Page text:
We all subconsciously know this because we can see the impact of stress on our posture (take Theresa May for example, her posture is collapsing under the stress of Brexit). And at a more personal level, try feeling really miserable and then stand up very straight, stretch your arms out to the side and throw your head back. Now try to feel really miserable. It’s remarkably hard I know.

But what made me ask the question about happiness?

Party because so many of my clients have happiness as one of their goals…..

I’ve just been on a skiing holiday. Now although I’m sporty, I’ve come to skiing very late in my life so I’m not very good. I go away with a ski club so that I can ski with people of my level, whilst my husband who is an excellent skier goes off with the advanced group. This year I chose to ski with a very experienced skier who was nearly 30 years my senior. And through her I got the big “aha”…..

"Happiness comes from Making Progress”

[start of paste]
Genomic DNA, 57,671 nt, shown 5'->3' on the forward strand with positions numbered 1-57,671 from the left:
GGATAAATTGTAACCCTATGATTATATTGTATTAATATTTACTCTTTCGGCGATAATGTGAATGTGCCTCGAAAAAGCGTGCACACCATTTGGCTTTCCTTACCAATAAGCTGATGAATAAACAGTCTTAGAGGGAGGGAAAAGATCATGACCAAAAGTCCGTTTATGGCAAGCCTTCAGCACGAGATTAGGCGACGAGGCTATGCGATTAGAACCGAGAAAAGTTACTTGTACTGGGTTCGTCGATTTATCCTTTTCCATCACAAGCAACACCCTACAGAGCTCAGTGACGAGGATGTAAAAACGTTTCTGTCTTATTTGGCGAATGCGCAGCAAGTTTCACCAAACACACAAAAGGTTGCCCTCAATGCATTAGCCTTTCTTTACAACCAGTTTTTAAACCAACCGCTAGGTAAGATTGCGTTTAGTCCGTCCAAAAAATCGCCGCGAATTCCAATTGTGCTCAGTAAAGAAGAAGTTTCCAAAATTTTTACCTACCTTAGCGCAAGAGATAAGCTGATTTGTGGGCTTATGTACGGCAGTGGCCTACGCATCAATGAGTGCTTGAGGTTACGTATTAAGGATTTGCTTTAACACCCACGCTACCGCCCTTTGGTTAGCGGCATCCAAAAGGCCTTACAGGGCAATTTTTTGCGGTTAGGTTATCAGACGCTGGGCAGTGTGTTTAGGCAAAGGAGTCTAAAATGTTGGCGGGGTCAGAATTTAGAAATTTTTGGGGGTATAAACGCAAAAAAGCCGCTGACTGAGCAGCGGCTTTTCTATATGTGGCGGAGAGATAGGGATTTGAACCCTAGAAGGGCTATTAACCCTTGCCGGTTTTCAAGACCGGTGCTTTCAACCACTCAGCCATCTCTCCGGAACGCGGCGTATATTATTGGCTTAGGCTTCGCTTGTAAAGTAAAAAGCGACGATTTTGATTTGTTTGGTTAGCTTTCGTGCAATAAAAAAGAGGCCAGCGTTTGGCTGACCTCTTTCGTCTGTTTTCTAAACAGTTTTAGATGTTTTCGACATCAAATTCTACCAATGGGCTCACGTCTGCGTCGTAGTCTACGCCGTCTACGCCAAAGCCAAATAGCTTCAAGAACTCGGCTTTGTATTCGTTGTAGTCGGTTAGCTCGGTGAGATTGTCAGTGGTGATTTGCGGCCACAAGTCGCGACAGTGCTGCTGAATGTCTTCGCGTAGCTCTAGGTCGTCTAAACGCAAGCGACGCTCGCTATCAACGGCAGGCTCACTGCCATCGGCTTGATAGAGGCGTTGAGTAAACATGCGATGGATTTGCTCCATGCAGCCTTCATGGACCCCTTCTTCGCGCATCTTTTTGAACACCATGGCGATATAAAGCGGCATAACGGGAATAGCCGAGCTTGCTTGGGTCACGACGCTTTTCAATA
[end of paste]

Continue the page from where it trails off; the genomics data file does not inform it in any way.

What do I mean by Progress?

For the first time ever, I managed to get down a Black run and actually enjoy the experience. I wasn’t terrified, I skied it technically quite well, though slower than my friend. It felt amazing because I could see and experience the progress I was making. And every day last week I learnt something new. I did things that a few years ago would have put me into serious fear and distress.

How to mess up Happiness…

So if my goal had been to ski as well as my husband last week would have been depressing, a total failure and not a pleasurable experience. The reality is, it’s unlikely I’ll never ski to his level, he started over 40 years ago.

So how do we make our happiness threshold unattainable? Usually it’s out mind that messes us up - the perfection gene is what I call it. It’s that little voice that either sets totally unrealistic standards and then beats you up when you don’t achieve them, or even if you making progress finds someone else to compare you to and says “but they are doing better than you…..”

Do you recognise that voice?

How to Achieve Progress and hence lower your Happiness Threshold?